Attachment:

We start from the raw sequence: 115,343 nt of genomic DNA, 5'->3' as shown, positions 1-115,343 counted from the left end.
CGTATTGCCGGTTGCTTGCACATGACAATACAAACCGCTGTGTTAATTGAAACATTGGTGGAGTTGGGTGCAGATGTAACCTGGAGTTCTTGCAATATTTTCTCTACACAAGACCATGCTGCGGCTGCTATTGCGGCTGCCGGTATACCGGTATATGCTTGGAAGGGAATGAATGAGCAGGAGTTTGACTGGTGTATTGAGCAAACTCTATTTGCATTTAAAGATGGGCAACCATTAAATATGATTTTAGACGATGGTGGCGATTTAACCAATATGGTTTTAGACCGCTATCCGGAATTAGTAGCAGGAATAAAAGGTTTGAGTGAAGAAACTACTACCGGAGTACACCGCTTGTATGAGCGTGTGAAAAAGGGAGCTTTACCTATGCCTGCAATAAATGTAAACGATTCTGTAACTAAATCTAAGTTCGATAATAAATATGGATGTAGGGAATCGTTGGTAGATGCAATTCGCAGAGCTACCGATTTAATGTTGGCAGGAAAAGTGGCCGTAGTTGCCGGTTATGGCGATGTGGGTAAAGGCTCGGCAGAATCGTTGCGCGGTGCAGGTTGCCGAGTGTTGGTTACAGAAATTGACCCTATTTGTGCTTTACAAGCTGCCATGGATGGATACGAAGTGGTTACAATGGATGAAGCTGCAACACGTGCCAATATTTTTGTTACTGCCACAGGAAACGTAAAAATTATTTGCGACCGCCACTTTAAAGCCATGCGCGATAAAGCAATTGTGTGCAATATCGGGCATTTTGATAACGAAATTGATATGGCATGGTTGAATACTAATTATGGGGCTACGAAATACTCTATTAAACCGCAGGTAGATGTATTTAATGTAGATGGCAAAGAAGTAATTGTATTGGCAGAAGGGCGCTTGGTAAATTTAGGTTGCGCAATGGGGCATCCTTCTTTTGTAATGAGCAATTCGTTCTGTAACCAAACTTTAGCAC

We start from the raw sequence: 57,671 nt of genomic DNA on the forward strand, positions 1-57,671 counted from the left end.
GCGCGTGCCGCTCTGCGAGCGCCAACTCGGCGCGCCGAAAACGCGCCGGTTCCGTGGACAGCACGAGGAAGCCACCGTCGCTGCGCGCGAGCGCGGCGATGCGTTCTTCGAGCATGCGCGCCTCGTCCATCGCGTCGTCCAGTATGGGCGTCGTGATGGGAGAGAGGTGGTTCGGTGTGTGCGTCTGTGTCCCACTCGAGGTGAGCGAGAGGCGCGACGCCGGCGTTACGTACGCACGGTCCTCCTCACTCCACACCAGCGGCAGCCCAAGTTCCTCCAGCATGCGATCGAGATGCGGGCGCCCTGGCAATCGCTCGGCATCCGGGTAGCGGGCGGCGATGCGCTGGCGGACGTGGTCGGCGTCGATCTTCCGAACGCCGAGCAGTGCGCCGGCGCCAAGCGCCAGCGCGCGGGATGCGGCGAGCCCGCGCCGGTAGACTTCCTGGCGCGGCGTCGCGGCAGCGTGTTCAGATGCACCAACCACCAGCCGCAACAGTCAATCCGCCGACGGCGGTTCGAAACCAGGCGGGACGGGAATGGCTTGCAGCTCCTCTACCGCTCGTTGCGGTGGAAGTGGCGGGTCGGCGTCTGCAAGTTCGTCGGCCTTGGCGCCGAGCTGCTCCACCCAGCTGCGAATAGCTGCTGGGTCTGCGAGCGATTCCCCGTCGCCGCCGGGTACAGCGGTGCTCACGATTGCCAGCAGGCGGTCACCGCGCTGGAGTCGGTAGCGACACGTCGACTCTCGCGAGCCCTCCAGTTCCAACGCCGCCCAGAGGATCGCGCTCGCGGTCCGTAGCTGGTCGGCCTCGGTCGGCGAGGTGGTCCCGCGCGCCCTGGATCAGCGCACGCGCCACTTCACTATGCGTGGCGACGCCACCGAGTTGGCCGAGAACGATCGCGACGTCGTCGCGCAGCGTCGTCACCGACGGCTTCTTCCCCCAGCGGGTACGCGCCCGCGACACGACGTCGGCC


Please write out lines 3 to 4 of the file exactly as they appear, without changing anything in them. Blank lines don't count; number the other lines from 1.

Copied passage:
We start from the raw sequence: 57,671 nt of genomic DNA on the forward strand, positions 1-57,671 counted from the left end.
GCGCGTGCCGCTCTGCGAGCGCCAACTCGGCGCGCCGAAAACGCGCCGGTTCCGTGGACAGCACGAGGAAGCCACCGTCGCTGCGCGCGAGCGCGGCGATGCGTTCTTCGAGCATGCGCGCCTCGTCCATCGCGTCGTCCAGTATGGGCGTCGTGATGGGAGAGAGGTGGTTCGGTGTGTGCGTCTGTGTCCCACTCGAGGTGAGCGAGAGGCGCGACGCCGGCGTTACGTACGCACGGTCCTCCTCACTCCACACCAGCGGCAGCCCAAGTTCCTCCAGCATGCGATCGAGATGCGGGCGCCCTGGCAATCGCTCGGCATCCGGGTAGCGGGCGGCGATGCGCTGGCGGACGTGGTCGGCGTCGATCTTCCGAACGCCGAGCAGTGCGCCGGCGCCAAGCGCCAGCGCGCGGGATGCGGCGAGCCCGCGCCGGTAGACTTCCTGGCGCGGCGTCGCGGCAGCGTGTTCAGATGCACCAACCACCAGCCGCAACAGTCAATCCGCCGACGGCGGTTCGAAACCAGGCGGGACGGGAATGGCTTGCAGCTCCTCTACCGCTCGTTGCGGTGGAAGTGGCGGGTCGGCGTCTGCAAGTTCGTCGGCCTTGGCGCCGAGCTGCTCCACCCAGCTGCGAATAGCTGCTGGGTCTGCGAGCGATTCCCCGTCGCCGCCGGGTACAGCGGTGCTCACGATTGCCAGCAGGCGGTCACCGCGCTGGAGTCGGTAGCGACACGTCGACTCTCGCGAGCCCTCCAGTTCCAACGCCGCCCAGAGGATCGCGCTCGCGGTCCGTAGCTGGTCGGCCTCGGTCGGCGAGGTGGTCCCGCGCGCCCTGGATCAGCGCACGCGCCACTTCACTATGCGTGGCGACGCCACCGAGTTGGCCGAGAACGATCGCGACGTCGTCGCGCAGCGTCGTCACCGACGGCTTCTTCCCCCAGCGGGTACGCGCCCGCGACACGACGTCGGCC